THE WACKIEST SUB IN THE NAVY
OR A SHORT HISTORY OF THE USS G-1 SS-19 ½ © 2007
DAVID L. JOHNSTON
First, a little background info:
All commissioned U.S. Navy vessels are designated with an alphanumeric hull number.
As an example, the Mine Countermeasures ship USS Pioneer is designated MCM-9, and the
submarine USS Darter was SS-576. This system allows the classification of ships for
record keeping and treaty verification purposes, it aids in their identification,
and allows the Navy to reuse a name after a ship is decommissioned without the
inevitable confusion this would present. However, for the first 100 years of its
existence, the Navy did not have this system, indeed even the well known U.S.S.
(for United States Ship) was not formally a part of a ship's name until 1907
when it was officially established by President Roosevelt.
Starting in 1895, new ships of the emerging "Steel Navy" were assigned serial
numbers, so that a battleship, for example, would be known as the USS Indiana
Battleship #1, or the submarine USS Holland Submarine #1 and so on. This system
was formalized on 17 July 1920 and combined with a two letter code to allow the
separation of subtypes (i.e. heavy and light cruiser, CA and CL). With modifications
accounting for advances in technology (i.e. new ship types) and sometimes to satisfy
political whims, this system is still in use today. The numbering system (sequential
within a ship type) has remained fairly constant over the years, but a very strange
deviation occurred in 1911, and this brings us to the beginning of our story.
In the early years of the 20th Century, two main companies were eagerly vying
to build submarines for the U.S. Navy: Simon Lake's Lake Torpedo Boat Co., and Isaac
Rice and L.Y. Spear's Electric Boat Company. Of the two, Electric Boat proved to be
the more successful, mostly due to Lake's various eccentricities. The obstinate but
brilliant Simon Lake had very strong opinions on how submarines should be operated
and utilized and thus tended to put unusual features on his boats, such as diver
lock-out chambers, wheels for rolling along the bottom, and watertight superstructures.
These unusual features, Lake's forceful personality, and the fact that his subs were
usually mechanically and operationally inferior to Electric Boat's products made
Lake something of a pariah within the Navy Department. In 1907 he brought suit against
the Navy, accusing them of giving Electric Boat a virtual monopoly on submarine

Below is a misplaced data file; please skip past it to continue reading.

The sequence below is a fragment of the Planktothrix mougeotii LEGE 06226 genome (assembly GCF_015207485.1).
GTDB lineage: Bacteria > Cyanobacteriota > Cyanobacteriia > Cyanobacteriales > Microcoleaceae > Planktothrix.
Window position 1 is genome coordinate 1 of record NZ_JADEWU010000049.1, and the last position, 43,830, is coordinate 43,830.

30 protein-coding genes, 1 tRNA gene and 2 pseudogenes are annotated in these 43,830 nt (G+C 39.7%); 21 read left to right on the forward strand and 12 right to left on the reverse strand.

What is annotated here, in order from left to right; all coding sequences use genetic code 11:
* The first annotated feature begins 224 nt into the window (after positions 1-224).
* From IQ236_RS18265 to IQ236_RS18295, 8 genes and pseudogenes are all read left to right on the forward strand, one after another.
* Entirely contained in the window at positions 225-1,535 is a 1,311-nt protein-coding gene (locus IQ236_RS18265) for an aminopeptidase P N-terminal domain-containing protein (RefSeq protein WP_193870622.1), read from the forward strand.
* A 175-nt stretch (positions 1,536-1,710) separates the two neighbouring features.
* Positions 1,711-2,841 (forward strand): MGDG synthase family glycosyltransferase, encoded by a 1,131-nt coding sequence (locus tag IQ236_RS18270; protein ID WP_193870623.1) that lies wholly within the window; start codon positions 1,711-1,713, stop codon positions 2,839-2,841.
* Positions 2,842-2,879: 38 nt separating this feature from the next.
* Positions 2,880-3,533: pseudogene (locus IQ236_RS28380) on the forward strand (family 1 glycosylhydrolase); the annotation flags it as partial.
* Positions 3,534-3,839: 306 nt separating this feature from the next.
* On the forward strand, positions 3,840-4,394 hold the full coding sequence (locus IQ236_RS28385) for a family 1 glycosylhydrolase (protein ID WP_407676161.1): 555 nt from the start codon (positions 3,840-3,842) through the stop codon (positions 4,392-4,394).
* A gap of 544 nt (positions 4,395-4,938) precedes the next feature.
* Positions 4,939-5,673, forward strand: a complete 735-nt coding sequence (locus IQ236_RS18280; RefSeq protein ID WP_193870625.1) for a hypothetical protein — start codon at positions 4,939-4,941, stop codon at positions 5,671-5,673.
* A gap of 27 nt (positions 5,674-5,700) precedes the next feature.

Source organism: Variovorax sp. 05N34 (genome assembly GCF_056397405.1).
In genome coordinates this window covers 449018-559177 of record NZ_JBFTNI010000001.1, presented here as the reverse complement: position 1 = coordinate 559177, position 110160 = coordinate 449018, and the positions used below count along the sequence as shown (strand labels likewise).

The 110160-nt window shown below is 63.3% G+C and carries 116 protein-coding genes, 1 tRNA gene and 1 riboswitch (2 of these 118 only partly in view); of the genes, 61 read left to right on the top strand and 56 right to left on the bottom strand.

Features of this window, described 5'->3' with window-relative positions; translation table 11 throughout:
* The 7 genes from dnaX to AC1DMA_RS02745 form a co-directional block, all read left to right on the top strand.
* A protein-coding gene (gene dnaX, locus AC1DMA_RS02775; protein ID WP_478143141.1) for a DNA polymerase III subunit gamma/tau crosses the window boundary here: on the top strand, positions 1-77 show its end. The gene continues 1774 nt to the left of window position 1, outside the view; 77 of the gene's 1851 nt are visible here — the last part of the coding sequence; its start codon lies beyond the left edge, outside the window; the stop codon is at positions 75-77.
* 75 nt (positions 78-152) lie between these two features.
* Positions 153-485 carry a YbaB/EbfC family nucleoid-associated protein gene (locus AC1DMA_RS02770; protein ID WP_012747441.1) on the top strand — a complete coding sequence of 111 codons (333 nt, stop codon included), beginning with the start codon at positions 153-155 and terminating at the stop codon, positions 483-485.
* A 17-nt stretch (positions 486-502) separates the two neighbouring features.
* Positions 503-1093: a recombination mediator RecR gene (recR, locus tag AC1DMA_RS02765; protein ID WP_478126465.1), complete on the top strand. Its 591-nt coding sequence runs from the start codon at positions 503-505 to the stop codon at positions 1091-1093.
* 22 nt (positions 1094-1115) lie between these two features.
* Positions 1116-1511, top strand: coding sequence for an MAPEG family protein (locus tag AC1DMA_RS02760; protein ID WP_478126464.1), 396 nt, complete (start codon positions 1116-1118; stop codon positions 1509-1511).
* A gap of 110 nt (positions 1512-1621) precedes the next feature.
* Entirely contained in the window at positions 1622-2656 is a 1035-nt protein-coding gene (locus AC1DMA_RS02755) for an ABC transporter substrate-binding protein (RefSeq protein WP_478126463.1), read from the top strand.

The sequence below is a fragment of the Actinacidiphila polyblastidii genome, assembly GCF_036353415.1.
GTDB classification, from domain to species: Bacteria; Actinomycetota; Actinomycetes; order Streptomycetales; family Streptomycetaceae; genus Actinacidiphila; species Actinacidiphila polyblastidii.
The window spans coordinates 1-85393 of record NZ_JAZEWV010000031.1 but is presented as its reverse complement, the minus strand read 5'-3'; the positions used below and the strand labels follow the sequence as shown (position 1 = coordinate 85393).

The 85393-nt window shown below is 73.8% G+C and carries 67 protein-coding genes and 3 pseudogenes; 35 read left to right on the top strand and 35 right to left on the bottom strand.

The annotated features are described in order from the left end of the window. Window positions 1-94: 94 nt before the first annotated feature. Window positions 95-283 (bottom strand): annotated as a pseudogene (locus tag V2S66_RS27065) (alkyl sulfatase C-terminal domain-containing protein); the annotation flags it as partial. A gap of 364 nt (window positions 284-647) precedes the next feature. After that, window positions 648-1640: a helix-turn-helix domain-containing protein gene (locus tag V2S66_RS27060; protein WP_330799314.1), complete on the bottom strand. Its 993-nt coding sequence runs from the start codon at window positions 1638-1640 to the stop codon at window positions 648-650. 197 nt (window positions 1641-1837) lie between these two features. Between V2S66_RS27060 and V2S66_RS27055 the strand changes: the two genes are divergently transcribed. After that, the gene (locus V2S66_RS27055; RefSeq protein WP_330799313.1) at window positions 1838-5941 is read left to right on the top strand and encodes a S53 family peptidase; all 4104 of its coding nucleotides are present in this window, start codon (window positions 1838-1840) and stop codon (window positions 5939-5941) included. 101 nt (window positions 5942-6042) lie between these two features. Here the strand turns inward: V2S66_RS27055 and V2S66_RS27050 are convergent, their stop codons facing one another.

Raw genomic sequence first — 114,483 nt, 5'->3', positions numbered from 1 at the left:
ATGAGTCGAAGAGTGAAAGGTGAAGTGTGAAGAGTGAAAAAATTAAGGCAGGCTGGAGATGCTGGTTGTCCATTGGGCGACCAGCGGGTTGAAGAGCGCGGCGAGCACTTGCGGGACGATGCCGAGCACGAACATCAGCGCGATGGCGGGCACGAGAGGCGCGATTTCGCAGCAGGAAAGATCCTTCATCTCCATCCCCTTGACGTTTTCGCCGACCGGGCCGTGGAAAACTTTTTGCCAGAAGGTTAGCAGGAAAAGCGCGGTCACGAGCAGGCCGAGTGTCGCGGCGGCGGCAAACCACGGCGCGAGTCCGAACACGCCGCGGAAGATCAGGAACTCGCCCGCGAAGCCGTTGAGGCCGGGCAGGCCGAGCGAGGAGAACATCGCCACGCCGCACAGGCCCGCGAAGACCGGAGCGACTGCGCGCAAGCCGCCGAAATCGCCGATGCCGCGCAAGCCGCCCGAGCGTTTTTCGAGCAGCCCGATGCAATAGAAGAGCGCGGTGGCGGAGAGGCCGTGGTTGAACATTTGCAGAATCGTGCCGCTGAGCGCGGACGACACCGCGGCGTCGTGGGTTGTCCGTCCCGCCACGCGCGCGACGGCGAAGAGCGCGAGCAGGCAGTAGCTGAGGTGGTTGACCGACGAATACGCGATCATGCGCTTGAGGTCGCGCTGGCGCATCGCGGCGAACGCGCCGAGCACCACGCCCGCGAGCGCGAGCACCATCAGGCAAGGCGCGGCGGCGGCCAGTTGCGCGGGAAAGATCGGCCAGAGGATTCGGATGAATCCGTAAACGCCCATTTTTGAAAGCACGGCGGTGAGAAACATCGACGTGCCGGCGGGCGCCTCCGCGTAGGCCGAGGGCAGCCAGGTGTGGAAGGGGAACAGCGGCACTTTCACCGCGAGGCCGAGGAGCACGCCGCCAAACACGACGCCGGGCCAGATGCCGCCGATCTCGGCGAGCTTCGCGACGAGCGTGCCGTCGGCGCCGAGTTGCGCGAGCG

construction and the U.S. Attorney General agreed with him.
In order to settle this legal dispute, Secretary of the Navy Victor Metcalf offered
Lake a contract to build a boat, as long as it met Navy operational specifications.
Lake readily agreed to this contract, but after seeing the specs of the design that
Lake provided, the Navy did not have the "warm fuzzies" so to speak. The boat was to
have all of Lake's trademark "goofy" features, and even had trainable torpedo tubes
in the superstructure that could shoot fish to port or starboard.
Another interesting sidebar to this story pertains to the name of the boat itself.
Prior to 1911, submarines were assigned names of sea creatures or snakes. These names
included Porpoise, Octopus, Viper, and Moccasin among others. On 17 November 1911 these
names were dropped and an alphanumeric system was substituted. Thus, Porpoise became
A-6, Octopus became C-1, etc. Lake's controversial 1907 submarine design was originally
ordered by the Navy as the USS Seal. Launched but not commissioned in 1911 when the
naming system for subs was changed, she was renamed the G-1. Virtually convinced that
this boat was not going to live up to Lake's boastings, the Navy Department hedged
against the possible failure of the boat and assigned it hull number 19½! Submarine
hull number 19 had already been assigned to the USS D-3 (formerly the Salmon), and
hull number 20 had been given to the USS F-1 (Carp). The G-1 is the only U.S. Navy
ship in its entire history to be assigned half of a hull number!
USS G-1 (Submarine #19½) as expected turned out to be flawed, but not as bad as
the Navy feared. She was 2 ½ years behind schedule. The two in tandem on each shaft
arrangement of her four gasoline engines was "unsuccessful", her watertight superstructure
was not watertight, she was a slow diver, and her endurance did not meet Navy specs.
Especially disliked were the wheels and the trainable torpedo tubes. However, the Board
of Inspection and Survey (INSURV) described her as "fairly reliable" and she did make
a then record dive to 256 feet in 1914. She even managed two short defensive war patrols
off Nantucket in June 1918. G-1 participated in sonar development tests and was a school
boat at the new Submarine School in New London.
There are other unusual things about this boat. The Naval Historical Center states
that she was eventually officially redesignated as SS-19 ½ , and finally as SS-20
(a virtually unprecedented reuse of a hull number, that of the USS F-1, lost in a
collision on 17 December 1917). Apparently, the designation system instituted in
July, 1920 had been informally in use for some time and the boat was redesignated
prior to her decommissioning on 6 March 1920. Beyond a doubt, though, whatever she
was designated at the time the G-1 was sunk during depth charge tests in Narragansett
Bay off Taylor's Point, R.I. on 21 June 1921.
Her wreck was officially abandoned by the Navy on 26 August 1921, unmourned and with a hearty good riddance.
Chronically under funded and unable to convince the Navy of the efficacy of his
controversial design features, Simon Lake hung onto submarine construction by his
fingernails until 1924, when the Lake Torpedo Boat Co. was quietly dissolved.
More pictures of this wacky boat can be found at www.history.navy.mil (do a search on Seal)
, www.navsource.org,or Through The Looking Glass on the "G-Boat page,
and in Norman Friedman's excellent book U.S. Submarines Through 1945.